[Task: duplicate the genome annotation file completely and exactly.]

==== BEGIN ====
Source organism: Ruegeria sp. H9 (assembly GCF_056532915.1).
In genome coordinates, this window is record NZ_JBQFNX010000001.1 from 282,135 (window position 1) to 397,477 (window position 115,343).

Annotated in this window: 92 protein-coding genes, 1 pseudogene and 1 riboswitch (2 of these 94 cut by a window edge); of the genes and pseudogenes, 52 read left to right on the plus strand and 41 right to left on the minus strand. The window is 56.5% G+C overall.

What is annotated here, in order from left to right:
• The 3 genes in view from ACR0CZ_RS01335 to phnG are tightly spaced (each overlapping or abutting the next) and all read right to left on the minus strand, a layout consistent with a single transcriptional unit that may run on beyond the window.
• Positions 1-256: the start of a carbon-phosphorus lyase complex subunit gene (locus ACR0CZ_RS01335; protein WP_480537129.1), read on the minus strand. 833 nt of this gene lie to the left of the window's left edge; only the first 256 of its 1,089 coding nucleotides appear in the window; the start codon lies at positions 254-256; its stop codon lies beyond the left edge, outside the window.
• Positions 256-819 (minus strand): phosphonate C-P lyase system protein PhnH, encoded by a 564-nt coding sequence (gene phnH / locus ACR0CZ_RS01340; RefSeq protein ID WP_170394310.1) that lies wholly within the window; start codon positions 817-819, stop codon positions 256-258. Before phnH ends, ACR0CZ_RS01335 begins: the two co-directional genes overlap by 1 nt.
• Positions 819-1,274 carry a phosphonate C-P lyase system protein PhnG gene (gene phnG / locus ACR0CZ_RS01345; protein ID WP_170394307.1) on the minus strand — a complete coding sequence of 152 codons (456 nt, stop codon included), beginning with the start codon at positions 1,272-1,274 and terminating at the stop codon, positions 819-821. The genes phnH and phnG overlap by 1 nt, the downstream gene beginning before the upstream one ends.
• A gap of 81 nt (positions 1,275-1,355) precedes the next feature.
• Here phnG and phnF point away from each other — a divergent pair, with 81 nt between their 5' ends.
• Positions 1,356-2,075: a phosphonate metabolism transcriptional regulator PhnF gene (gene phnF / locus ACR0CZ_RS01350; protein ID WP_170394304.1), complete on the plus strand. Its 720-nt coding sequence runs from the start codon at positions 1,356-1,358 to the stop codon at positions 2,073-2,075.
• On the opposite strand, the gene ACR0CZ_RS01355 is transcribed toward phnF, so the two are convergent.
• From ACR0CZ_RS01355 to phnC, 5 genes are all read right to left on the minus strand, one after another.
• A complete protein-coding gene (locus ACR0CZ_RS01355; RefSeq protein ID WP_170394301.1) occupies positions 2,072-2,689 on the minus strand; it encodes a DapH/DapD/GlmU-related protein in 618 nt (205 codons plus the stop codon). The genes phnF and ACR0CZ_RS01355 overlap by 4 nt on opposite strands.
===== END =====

Source organism: Ruegeria sp. H9 (assembly GCF_056532915.1).
In genome coordinates, this window is record NZ_JBQFNX010000001.1 from 282,135 (window position 1) to 397,477 (window position 115,343).

Annotated in this window: 92 protein-coding genes, 1 pseudogene and 1 riboswitch (2 of these 94 cut by a window edge); of the genes and pseudogenes, 52 read left to right on the plus strand and 41 right to left on the minus strand. The window is 56.5% G+C overall.

What is annotated here, in order from left to right:
• The 3 genes in view from ACR0CZ_RS01335 to phnG are tightly spaced (each overlapping or abutting the next) and all read right to left on the minus strand, a layout consistent with a single transcriptional unit that may run on beyond the window.
• Positions 1-256: the start of a carbon-phosphorus lyase complex subunit gene (locus ACR0CZ_RS01335; protein WP_480537129.1), read on the minus strand. 833 nt of this gene lie to the left of the window's left edge; only the first 256 of its 1,089 coding nucleotides appear in the window; the start codon lies at positions 254-256; its stop codon lies beyond the left edge, outside the window.
• Positions 256-819 (minus strand): phosphonate C-P lyase system protein PhnH, encoded by a 564-nt coding sequence (gene phnH / locus ACR0CZ_RS01340; RefSeq protein ID WP_170394310.1) that lies wholly within the window; start codon positions 817-819, stop codon positions 256-258. Before phnH ends, ACR0CZ_RS01335 begins: the two co-directional genes overlap by 1 nt.
• Positions 819-1,274 carry a phosphonate C-P lyase system protein PhnG gene (gene phnG / locus ACR0CZ_RS01345; protein ID WP_170394307.1) on the minus strand — a complete coding sequence of 152 codons (456 nt, stop codon included), beginning with the start codon at positions 1,272-1,274 and terminating at the stop codon, positions 819-821. The genes phnH and phnG overlap by 1 nt, the downstream gene beginning before the upstream one ends.
• A gap of 81 nt (positions 1,275-1,355) precedes the next feature.
• Here phnG and phnF point away from each other — a divergent pair, with 81 nt between their 5' ends.
• Positions 1,356-2,075: a phosphonate metabolism transcriptional regulator PhnF gene (gene phnF / locus ACR0CZ_RS01350; protein ID WP_170394304.1), complete on the plus strand. Its 720-nt coding sequence runs from the start codon at positions 1,356-1,358 to the stop codon at positions 2,073-2,075.
• On the opposite strand, the gene ACR0CZ_RS01355 is transcribed toward phnF, so the two are convergent.
• From ACR0CZ_RS01355 to phnC, 5 genes are all read right to left on the minus strand, one after another.
• A complete protein-coding gene (locus ACR0CZ_RS01355; RefSeq protein ID WP_170394301.1) occupies positions 2,072-2,689 on the minus strand; it encodes a DapH/DapD/GlmU-related protein in 618 nt (205 codons plus the stop codon). The genes phnF and ACR0CZ_RS01355 overlap by 4 nt on opposite strands.